Catch & Release Fluke – The Fisherman

Catch & Release Fluke

Kids say the darndest things!

“Mr. Hutchinson, are the bigger fish the ones that make babies? If they are why do they want us to keep those?”

A young angler named Keegan asked me that rather intriguing question on Facebook; sadly, it’s not a question that seems to intrigue anyone in Congress. On April 4, the House Subcommittee on Water, Power and Oceans met to discuss the Transparent Summer Flounder Quotas Act sponsored by New Jersey Representatives Frank Pallone (D) and Frank LoBiondo (R). If you read my April 6th Editor’s Log in The Fisherman, you know I wasn’t too keen on the bill; and when you read what happened at the hearing, perhaps you’ll understand why this legislation was more than just useless, it was actually quite damaging.

Rep. Jared Huffman of California, the ranking democrat on the subcommittee started the hearing by saying “I’m sorry to say that as currently written I feel like this bill takes us in the wrong direction,” explaining how the Magnuson Stevens Act establishes that annual catch limits are based on the “best available science.” Mr. Pallone, a former ranking democrat himself in the fisheries committee was not in attendance for this hearing for a statement or rebuttal. Instead, the democrats called as their witness John McMurray of New York, who based his opposing testimony on the evisceration of New Jersey’s “status quo” argument.

“If you have the season, people fish for the opportunity to fish, it’s good to bring home some fish and certainly there’s hope that that happens on every trip, but it’s the season that’s important, it’s the opportunity,” said Mr. McMurray, who happens to be a frequent critic of New Jersey fishermen, cooperative science and the recreational fishing industry. He went on to say that a three fluke at 19-inch limit would “still provide a reasonable amount of access.”

This is where Keegan’s Facebook question would’ve fit nicely; the fact is, higher size limit results in selective harvest of breeding females while also increasing the release mortality on undersized male fish. There’s an argument to be made for a slot limit mechanism in the fluke fishery, while establishing need for a new sex-specific model in the assessment itself. Regrettably, none of this ever came up because neither Mr. LoBiondo nor Mr. Pallone attended their hearing, nor did they try very hard getting witnesses to speak on behalf of New Jersey’s argument.

While the Garden State no longer has a representative on the House fisheries panel, in a republican-led Congress Mr. LoBiondo would’ve had no problem going directly to the committee chairman, fellow republican congressman Rob Bishop of Utah, to have a witness testify for the majority and his own bill. An ideal candidate would’ve been NJDEP Commissioner Bob Martin who’s been leading the fight to keep the fluke regulations in place until the next benchmark stock assessment.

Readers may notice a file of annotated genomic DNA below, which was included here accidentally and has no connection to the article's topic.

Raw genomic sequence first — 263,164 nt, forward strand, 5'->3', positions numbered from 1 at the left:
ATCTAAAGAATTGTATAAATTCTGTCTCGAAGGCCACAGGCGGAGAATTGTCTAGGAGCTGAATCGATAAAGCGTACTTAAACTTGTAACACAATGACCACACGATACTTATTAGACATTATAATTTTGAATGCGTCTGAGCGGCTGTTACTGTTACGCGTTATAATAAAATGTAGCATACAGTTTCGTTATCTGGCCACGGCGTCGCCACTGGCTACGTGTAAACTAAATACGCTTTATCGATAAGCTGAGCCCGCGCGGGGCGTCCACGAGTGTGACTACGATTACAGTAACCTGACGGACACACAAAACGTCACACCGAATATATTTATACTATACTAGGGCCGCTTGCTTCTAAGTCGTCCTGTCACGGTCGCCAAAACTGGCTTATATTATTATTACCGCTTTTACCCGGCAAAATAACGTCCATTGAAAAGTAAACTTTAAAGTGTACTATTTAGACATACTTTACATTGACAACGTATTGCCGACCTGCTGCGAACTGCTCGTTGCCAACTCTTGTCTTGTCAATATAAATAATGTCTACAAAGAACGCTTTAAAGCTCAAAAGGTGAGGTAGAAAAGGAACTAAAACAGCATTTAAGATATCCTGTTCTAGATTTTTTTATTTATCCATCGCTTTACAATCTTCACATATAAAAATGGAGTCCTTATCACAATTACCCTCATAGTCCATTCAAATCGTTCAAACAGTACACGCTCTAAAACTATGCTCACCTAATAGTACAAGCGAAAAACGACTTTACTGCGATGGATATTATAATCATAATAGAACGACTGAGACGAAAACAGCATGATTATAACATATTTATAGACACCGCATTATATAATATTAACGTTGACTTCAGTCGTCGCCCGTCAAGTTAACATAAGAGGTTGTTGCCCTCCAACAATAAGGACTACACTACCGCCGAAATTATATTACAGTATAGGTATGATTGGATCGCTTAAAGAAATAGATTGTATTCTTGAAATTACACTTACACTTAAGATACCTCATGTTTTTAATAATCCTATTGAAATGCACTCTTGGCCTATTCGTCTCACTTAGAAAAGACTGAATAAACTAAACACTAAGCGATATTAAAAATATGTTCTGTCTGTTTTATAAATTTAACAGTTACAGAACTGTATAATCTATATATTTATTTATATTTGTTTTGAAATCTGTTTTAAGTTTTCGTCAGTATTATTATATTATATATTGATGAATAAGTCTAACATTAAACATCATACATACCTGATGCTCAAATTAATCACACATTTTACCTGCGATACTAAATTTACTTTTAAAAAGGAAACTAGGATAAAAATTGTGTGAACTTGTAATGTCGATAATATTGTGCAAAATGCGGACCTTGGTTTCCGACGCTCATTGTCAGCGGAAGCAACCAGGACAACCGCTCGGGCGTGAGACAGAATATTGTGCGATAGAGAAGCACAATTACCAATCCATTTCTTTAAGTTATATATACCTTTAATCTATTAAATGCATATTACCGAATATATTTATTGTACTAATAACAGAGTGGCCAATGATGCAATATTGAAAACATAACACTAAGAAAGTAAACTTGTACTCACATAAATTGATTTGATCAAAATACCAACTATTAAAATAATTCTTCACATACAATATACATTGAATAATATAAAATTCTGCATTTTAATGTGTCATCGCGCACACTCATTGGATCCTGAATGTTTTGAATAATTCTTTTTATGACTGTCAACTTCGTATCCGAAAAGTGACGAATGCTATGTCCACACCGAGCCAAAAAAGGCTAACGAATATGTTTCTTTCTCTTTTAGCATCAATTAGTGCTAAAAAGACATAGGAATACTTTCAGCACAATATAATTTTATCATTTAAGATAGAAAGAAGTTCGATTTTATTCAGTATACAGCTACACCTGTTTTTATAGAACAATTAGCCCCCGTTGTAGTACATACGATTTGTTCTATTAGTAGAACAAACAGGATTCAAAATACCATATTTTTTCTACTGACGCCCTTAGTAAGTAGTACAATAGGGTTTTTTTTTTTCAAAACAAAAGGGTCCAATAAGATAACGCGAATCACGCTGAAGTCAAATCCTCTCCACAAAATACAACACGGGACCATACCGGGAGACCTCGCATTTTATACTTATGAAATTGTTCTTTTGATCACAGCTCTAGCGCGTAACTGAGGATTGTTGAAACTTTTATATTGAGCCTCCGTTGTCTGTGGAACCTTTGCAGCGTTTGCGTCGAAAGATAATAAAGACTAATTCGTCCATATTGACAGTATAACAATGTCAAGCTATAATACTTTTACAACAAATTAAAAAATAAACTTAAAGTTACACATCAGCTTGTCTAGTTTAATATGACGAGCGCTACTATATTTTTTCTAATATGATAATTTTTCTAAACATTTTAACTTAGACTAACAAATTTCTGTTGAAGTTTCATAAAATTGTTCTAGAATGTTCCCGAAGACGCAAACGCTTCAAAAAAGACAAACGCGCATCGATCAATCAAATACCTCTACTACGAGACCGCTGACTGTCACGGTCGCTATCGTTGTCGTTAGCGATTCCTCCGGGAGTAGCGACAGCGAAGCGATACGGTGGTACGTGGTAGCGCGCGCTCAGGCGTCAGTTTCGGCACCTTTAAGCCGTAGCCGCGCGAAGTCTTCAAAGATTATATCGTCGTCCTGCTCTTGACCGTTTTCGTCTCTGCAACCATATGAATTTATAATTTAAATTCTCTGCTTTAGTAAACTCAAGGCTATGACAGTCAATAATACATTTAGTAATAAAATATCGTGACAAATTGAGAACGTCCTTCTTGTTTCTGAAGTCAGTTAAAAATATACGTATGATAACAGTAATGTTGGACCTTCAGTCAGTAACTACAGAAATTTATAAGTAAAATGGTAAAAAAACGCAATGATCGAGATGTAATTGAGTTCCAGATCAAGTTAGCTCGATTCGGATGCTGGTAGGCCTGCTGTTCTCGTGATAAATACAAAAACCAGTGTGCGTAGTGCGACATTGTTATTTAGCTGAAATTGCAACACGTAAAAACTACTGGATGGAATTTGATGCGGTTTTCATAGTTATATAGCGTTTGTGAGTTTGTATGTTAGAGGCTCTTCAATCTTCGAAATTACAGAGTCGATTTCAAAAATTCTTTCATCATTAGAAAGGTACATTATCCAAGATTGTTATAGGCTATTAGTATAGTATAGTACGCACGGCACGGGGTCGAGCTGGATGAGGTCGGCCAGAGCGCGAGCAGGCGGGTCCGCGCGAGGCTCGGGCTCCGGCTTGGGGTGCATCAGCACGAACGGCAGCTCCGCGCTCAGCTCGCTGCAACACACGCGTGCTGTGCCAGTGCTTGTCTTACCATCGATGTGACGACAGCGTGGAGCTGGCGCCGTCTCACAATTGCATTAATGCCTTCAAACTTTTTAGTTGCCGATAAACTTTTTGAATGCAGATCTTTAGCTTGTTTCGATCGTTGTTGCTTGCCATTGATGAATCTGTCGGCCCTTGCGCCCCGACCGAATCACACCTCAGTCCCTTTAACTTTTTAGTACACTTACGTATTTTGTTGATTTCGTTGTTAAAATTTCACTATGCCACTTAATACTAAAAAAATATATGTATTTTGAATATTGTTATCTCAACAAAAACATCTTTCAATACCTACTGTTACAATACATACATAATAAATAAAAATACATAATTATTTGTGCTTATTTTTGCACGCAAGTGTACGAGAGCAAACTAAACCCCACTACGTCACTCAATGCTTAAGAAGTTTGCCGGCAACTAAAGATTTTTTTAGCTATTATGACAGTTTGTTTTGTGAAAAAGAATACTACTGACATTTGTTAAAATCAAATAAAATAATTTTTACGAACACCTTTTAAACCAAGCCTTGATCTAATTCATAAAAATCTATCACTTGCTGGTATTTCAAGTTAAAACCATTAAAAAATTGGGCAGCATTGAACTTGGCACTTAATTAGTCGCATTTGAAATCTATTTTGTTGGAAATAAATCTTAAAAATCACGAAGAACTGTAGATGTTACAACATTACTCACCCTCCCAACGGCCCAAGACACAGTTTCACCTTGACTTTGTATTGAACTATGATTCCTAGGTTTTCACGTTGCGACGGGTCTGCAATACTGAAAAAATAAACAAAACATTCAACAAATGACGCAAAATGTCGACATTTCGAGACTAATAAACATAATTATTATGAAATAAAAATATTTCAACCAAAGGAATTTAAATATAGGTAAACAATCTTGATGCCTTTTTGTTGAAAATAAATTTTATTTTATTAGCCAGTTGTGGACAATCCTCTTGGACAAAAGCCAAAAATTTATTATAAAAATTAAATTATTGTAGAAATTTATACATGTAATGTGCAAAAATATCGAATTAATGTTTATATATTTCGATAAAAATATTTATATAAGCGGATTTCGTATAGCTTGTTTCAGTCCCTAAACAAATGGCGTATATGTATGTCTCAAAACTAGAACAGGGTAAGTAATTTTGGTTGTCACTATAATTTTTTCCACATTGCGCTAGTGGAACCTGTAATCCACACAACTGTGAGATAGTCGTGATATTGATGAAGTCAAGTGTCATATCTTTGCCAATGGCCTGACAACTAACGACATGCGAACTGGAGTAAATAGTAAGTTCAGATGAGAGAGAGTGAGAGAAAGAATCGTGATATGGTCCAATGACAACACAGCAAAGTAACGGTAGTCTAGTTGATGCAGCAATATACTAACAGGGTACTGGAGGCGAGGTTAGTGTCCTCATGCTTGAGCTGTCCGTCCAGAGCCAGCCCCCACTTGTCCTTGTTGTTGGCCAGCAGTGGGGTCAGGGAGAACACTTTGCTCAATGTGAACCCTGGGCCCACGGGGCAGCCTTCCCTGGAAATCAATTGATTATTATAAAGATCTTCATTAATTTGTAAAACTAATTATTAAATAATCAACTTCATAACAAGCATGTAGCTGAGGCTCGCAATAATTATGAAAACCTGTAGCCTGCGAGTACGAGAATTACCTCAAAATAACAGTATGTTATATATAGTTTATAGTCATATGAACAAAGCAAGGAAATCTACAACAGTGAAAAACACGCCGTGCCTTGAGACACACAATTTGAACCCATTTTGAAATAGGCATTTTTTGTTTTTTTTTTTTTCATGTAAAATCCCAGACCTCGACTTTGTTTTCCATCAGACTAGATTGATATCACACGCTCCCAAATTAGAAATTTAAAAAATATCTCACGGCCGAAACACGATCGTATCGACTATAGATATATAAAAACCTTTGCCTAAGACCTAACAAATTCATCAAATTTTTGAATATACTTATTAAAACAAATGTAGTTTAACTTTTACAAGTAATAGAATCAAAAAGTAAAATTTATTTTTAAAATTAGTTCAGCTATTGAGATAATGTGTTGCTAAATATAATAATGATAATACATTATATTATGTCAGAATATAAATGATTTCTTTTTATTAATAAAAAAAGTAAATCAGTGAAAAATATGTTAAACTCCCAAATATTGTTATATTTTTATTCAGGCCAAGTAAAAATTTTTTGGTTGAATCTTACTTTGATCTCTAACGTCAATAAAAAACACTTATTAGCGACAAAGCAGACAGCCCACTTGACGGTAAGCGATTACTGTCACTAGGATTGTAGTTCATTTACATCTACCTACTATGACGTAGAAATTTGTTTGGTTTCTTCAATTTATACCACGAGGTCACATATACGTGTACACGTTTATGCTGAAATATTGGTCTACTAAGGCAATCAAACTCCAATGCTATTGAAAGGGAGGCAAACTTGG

Not only did the two congressmen introduce a dead-on-arrival bill, but by not showing up to defend New Jersey or get someone to do so as a witness, they ultimately humiliated the state and undermined the Christie administration’s efforts to secure an appeal of the so-called “Option 5” vote when the Atlantic States Marine Fisheries Commission (ASMFC) meets from May 8-11 in Alexandria, VA.

“Unfortunately I didn’t hear much about the other side in this testimony,” noted another California democrat on the subcommittee, Rep. Jimmy Panetta. A former prosecutor, Mr. Panetta said he preferred to hear both sides of any argument before making a decision and asked Mr. McMurray, a former Environmental Defense Fund advisor and grant administrator at the Norcross Wildlife Foundation in New York City, what the New Jersey opposition might say if they were in attendance.

“It’s really hard to say what happens in New Jersey, I live in New York,” responded Mr. McMurray, a sad admission considering his nine years on the Mid-Atlantic Fishery Management Council (at roughly $450 a day!). “But I can tell you that people, like I said, fish for the opportunity, it’s not really about filling coolers,” he added.

And there’s your answer Keegan; some guy from New York who claims to have all the answers says it really is okay for you to play with your food; even if doing so greatly reduces the future food supply!

Related

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Editor’s Log: ‘Tis The Season

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